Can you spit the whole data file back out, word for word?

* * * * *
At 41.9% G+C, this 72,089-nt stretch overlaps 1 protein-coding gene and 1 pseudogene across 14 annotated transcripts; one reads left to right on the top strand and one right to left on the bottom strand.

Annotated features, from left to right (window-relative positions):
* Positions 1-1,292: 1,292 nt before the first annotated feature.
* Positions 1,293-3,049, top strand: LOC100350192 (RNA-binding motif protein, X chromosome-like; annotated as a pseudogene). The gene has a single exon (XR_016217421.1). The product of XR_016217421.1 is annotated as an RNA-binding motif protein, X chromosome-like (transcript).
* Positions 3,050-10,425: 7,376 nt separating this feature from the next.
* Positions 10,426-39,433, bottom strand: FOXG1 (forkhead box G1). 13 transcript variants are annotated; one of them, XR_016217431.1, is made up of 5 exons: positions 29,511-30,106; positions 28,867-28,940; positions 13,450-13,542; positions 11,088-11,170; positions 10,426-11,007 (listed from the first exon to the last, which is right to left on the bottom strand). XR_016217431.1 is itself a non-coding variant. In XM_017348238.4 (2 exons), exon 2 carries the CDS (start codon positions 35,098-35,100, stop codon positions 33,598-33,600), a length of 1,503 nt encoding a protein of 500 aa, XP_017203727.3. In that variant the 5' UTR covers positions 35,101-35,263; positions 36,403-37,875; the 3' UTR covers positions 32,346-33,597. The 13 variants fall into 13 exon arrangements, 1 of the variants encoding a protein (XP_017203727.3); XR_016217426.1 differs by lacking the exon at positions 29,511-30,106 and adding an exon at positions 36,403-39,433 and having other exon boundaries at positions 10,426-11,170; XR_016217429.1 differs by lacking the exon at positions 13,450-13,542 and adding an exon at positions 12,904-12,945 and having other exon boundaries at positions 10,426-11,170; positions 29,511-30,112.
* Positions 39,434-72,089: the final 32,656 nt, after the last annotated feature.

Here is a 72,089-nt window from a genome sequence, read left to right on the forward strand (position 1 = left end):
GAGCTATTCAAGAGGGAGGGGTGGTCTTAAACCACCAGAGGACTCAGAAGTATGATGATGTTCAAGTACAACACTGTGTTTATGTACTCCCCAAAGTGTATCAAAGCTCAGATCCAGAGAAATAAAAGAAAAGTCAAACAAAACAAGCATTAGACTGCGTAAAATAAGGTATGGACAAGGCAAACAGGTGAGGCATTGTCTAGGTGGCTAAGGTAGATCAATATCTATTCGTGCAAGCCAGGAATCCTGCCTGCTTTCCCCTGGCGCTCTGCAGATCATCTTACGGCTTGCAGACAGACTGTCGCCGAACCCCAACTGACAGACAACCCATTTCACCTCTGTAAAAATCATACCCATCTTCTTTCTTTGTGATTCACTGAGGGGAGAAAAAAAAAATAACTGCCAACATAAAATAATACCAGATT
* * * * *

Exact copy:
At 41.9% G+C, this 72,089-nt stretch overlaps 1 protein-coding gene and 1 pseudogene across 14 annotated transcripts; one reads left to right on the top strand and one right to left on the bottom strand.

Annotated features, from left to right (window-relative positions):
* Positions 1-1,292: 1,292 nt before the first annotated feature.
* Positions 1,293-3,049, top strand: LOC100350192 (RNA-binding motif protein, X chromosome-like; annotated as a pseudogene). The gene has a single exon (XR_016217421.1). The product of XR_016217421.1 is annotated as an RNA-binding motif protein, X chromosome-like (transcript).
* Positions 3,050-10,425: 7,376 nt separating this feature from the next.
* Positions 10,426-39,433, bottom strand: FOXG1 (forkhead box G1). 13 transcript variants are annotated; one of them, XR_016217431.1, is made up of 5 exons: positions 29,511-30,106; positions 28,867-28,940; positions 13,450-13,542; positions 11,088-11,170; positions 10,426-11,007 (listed from the first exon to the last, which is right to left on the bottom strand). XR_016217431.1 is itself a non-coding variant. In XM_017348238.4 (2 exons), exon 2 carries the CDS (start codon positions 35,098-35,100, stop codon positions 33,598-33,600), a length of 1,503 nt encoding a protein of 500 aa, XP_017203727.3. In that variant the 5' UTR covers positions 35,101-35,263; positions 36,403-37,875; the 3' UTR covers positions 32,346-33,597. The 13 variants fall into 13 exon arrangements, 1 of the variants encoding a protein (XP_017203727.3); XR_016217426.1 differs by lacking the exon at positions 29,511-30,106 and adding an exon at positions 36,403-39,433 and having other exon boundaries at positions 10,426-11,170; XR_016217429.1 differs by lacking the exon at positions 13,450-13,542 and adding an exon at positions 12,904-12,945 and having other exon boundaries at positions 10,426-11,170; positions 29,511-30,112.
* Positions 39,434-72,089: the final 32,656 nt, after the last annotated feature.

Here is a 72,089-nt window from a genome sequence, read left to right on the forward strand (position 1 = left end):
GAGCTATTCAAGAGGGAGGGGTGGTCTTAAACCACCAGAGGACTCAGAAGTATGATGATGTTCAAGTACAACACTGTGTTTATGTACTCCCCAAAGTGTATCAAAGCTCAGATCCAGAGAAATAAAAGAAAAGTCAAACAAAACAAGCATTAGACTGCGTAAAATAAGGTATGGACAAGGCAAACAGGTGAGGCATTGTCTAGGTGGCTAAGGTAGATCAATATCTATTCGTGCAAGCCAGGAATCCTGCCTGCTTTCCCCTGGCGCTCTGCAGATCATCTTACGGCTTGCAGACAGACTGTCGCCGAACCCCAACTGACAGACAACCCATTTCACCTCTGTAAAAATCATACCCATCTTCTTTCTTTGTGATTCACTGAGGGGAGAAAAAAAAAATAACTGCCAACATAAAATAATACCAGATT